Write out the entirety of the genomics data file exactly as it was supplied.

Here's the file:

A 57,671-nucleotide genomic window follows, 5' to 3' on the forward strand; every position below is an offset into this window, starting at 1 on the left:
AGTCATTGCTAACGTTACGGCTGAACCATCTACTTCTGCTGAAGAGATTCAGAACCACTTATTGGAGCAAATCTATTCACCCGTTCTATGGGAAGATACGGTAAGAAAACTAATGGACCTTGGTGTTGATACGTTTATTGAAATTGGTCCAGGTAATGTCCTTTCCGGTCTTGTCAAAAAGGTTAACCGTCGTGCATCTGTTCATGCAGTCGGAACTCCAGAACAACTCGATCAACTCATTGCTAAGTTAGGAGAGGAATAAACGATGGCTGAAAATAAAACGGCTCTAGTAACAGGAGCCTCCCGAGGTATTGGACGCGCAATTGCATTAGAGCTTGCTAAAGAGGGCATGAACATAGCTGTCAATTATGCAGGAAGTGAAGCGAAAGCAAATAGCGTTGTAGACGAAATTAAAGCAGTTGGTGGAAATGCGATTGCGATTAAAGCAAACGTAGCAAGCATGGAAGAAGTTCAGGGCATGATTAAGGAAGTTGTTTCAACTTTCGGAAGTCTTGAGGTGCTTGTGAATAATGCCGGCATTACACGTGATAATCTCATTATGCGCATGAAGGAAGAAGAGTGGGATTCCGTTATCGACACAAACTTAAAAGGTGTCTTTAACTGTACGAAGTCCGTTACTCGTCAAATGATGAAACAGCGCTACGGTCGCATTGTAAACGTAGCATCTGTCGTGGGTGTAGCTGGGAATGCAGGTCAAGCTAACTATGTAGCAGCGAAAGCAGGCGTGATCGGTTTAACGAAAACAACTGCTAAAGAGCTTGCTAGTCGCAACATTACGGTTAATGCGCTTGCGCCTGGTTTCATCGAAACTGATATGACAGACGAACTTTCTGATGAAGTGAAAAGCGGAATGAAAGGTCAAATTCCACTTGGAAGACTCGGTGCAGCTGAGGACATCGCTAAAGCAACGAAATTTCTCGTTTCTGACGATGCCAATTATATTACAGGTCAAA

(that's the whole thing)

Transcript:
A 57,671-nucleotide genomic window follows, 5' to 3' on the forward strand; every position below is an offset into this window, starting at 1 on the left:
AGTCATTGCTAACGTTACGGCTGAACCATCTACTTCTGCTGAAGAGATTCAGAACCACTTATTGGAGCAAATCTATTCACCCGTTCTATGGGAAGATACGGTAAGAAAACTAATGGACCTTGGTGTTGATACGTTTATTGAAATTGGTCCAGGTAATGTCCTTTCCGGTCTTGTCAAAAAGGTTAACCGTCGTGCATCTGTTCATGCAGTCGGAACTCCAGAACAACTCGATCAACTCATTGCTAAGTTAGGAGAGGAATAAACGATGGCTGAAAATAAAACGGCTCTAGTAACAGGAGCCTCCCGAGGTATTGGACGCGCAATTGCATTAGAGCTTGCTAAAGAGGGCATGAACATAGCTGTCAATTATGCAGGAAGTGAAGCGAAAGCAAATAGCGTTGTAGACGAAATTAAAGCAGTTGGTGGAAATGCGATTGCGATTAAAGCAAACGTAGCAAGCATGGAAGAAGTTCAGGGCATGATTAAGGAAGTTGTTTCAACTTTCGGAAGTCTTGAGGTGCTTGTGAATAATGCCGGCATTACACGTGATAATCTCATTATGCGCATGAAGGAAGAAGAGTGGGATTCCGTTATCGACACAAACTTAAAAGGTGTCTTTAACTGTACGAAGTCCGTTACTCGTCAAATGATGAAACAGCGCTACGGTCGCATTGTAAACGTAGCATCTGTCGTGGGTGTAGCTGGGAATGCAGGTCAAGCTAACTATGTAGCAGCGAAAGCAGGCGTGATCGGTTTAACGAAAACAACTGCTAAAGAGCTTGCTAGTCGCAACATTACGGTTAATGCGCTTGCGCCTGGTTTCATCGAAACTGATATGACAGACGAACTTTCTGATGAAGTGAAAAGCGGAATGAAAGGTCAAATTCCACTTGGAAGACTCGGTGCAGCTGAGGACATCGCTAAAGCAACGAAATTTCTCGTTTCTGACGATGCCAATTATATTACAGGTCAAA